"Fellow citizens, we cannot escape history." That is
what he said. That is what Abraham Lincoln said.
"Fellow citizens, we cannot escape history. We of this
congress and this administration will be remembered in
spite of ourselves. No personal significance or
insignificance can spare one or another of us. The
fiery trial through which we pass will light us down in honor or dishonor to the latest generation. We, even we here, hold the power and bear the responsibility." [Annual Message to Congress, December 1, 1862]
He was born in Kentucky, raised in Indiana, and lived
in Illinois. And this is what he said. This is what Abe
Lincoln said: "The dogmas of the quiet past are inadequate to the stormy present. The occasion is piled high with difficulty and we must rise with the occasion. As our case is new, so we must think anew and act anew. We must disenthrall ourselves and then we shall save our country." [Annual Message to Congress, December 1, 1862]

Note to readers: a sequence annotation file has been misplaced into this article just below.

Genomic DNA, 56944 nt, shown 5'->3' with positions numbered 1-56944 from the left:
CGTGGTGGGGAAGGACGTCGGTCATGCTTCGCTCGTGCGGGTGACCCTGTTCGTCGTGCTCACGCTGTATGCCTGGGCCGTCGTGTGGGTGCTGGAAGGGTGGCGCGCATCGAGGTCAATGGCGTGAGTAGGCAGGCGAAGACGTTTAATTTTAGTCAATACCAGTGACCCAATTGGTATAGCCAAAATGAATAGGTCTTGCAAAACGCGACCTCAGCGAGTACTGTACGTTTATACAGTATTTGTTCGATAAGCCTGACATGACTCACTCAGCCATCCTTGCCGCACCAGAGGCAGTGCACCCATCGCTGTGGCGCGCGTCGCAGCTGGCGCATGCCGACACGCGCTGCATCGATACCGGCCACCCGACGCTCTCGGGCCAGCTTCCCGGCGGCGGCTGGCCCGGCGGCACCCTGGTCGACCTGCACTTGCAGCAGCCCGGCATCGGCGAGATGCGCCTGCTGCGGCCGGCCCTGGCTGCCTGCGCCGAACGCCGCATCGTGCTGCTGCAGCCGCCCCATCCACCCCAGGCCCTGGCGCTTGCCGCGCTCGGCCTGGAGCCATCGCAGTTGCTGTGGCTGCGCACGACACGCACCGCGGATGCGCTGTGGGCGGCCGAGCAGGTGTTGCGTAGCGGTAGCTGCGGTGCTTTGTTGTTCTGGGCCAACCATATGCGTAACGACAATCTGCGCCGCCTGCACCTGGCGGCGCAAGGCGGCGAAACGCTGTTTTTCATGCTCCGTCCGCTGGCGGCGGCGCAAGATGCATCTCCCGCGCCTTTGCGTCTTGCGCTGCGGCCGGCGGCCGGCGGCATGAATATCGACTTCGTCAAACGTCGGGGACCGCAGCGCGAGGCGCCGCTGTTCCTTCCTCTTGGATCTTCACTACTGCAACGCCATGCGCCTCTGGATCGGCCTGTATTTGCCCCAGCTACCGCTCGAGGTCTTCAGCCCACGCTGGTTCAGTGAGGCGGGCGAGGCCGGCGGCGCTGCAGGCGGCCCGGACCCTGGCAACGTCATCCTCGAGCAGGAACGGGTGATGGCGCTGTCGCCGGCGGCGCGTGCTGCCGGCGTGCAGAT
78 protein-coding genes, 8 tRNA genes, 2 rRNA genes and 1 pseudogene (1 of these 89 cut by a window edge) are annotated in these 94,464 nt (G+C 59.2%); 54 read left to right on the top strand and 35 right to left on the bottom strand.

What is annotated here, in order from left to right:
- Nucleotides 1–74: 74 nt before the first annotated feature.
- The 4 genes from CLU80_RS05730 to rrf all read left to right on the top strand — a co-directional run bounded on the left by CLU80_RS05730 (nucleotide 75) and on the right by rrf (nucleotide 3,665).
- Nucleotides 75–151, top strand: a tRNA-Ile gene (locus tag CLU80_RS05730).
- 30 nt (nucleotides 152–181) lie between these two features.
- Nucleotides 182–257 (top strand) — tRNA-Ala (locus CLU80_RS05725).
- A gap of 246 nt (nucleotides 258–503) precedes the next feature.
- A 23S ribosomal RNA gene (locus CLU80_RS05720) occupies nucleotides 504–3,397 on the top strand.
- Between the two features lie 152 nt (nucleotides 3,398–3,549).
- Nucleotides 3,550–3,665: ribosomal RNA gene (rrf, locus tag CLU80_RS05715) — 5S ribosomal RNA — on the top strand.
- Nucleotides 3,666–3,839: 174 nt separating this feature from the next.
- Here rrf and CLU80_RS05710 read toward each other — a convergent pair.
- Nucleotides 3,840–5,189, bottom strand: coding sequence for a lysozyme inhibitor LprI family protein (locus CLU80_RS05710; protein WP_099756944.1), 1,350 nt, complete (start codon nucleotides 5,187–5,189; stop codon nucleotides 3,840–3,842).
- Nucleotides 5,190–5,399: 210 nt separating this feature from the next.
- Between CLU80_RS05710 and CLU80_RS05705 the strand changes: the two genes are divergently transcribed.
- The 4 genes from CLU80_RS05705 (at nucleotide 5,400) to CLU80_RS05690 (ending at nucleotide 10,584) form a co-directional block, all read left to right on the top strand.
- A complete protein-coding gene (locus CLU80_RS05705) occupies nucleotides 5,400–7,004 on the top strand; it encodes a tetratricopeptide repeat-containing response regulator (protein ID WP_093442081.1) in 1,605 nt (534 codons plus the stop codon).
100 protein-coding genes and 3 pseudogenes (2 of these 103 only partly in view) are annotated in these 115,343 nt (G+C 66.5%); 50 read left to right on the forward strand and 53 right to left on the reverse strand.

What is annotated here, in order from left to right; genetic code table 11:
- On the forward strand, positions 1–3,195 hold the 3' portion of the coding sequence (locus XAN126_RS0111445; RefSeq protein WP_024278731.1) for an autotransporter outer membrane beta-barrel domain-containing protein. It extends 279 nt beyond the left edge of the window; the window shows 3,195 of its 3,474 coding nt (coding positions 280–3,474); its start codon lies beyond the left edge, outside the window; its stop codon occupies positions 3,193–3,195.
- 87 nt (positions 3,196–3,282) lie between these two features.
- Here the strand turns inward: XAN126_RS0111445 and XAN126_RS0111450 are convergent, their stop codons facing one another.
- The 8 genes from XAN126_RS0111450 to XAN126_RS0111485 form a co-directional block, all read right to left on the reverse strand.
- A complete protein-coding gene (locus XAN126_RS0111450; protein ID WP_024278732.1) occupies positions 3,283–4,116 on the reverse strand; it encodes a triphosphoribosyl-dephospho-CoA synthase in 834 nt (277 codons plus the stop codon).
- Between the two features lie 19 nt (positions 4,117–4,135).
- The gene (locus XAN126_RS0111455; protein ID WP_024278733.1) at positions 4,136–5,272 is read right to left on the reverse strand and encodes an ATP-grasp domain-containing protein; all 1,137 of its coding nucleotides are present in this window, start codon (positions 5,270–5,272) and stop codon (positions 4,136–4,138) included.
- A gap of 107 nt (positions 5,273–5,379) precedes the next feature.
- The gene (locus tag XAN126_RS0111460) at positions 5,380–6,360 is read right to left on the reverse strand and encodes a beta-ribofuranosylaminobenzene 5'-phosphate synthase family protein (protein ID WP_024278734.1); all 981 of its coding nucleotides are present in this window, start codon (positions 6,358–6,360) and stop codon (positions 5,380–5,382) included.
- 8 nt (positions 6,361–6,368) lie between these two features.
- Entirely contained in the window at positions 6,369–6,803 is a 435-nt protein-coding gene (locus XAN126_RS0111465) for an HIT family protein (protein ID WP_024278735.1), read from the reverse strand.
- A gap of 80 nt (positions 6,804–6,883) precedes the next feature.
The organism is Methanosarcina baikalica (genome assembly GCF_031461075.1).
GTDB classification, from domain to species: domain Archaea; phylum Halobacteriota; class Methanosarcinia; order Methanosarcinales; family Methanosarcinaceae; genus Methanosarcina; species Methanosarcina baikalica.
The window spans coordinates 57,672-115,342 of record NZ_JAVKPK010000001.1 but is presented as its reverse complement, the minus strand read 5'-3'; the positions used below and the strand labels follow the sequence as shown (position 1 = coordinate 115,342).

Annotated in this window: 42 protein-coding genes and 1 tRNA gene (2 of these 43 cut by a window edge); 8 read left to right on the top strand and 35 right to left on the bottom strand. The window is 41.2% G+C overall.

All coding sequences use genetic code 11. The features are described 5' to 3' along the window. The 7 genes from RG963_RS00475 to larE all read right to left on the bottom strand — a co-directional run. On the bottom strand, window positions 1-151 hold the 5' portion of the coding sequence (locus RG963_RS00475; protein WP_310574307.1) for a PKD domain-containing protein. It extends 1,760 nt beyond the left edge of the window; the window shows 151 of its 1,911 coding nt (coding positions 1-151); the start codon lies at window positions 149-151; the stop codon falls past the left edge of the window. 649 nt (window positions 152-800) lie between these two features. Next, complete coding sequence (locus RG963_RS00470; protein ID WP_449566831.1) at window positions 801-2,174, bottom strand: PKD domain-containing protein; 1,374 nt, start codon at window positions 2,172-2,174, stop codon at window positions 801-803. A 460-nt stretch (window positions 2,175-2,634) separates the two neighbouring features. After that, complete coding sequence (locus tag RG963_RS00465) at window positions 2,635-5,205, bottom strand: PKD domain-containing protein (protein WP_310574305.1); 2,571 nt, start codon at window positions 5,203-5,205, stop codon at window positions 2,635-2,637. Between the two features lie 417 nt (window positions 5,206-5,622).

When standing erect he was six feet four inches tall,
and this is what he said. He said: "It is the eternal struggle between two principles, right and wrong, throughout the world. It is the same spirit that says 'you toil and work and earn bread, and I'll eat it.' No matter in what shape it comes, whether from the mouth of a king who seeks to bestride the people of his own nation, and live by the fruit of their labor,
or from one race of men as an apology for enslaving
another race, it is the same tyrannical principle."
[Lincoln-Douglas debates, October 15, 1858]
Lincoln was a quiet man. Abe Lincoln was a quiet and a
melancholy man. But when he spoke of democracy, this is what he said. He said: "As I would not be a slave, so I would not be a master. This expresses my idea of democracy. Whatever differs from this, to the extent of the difference, is no democracy." Abraham Lincoln, sixteenth president of these United States, is everlasting in the memory of his countrymen. For on the battleground at Gettysburg, this is what he said.
He said: "That from these honored dead we take
increased devotion to that cause for which they gave the last full measure of devotion. That we here highly resolve that these dead shall not have died in vain. That this nation under God shall have a new birth of freedom and that government of the people, by the people, and for the people shall not perish from the earth." [Gettysburg Address]
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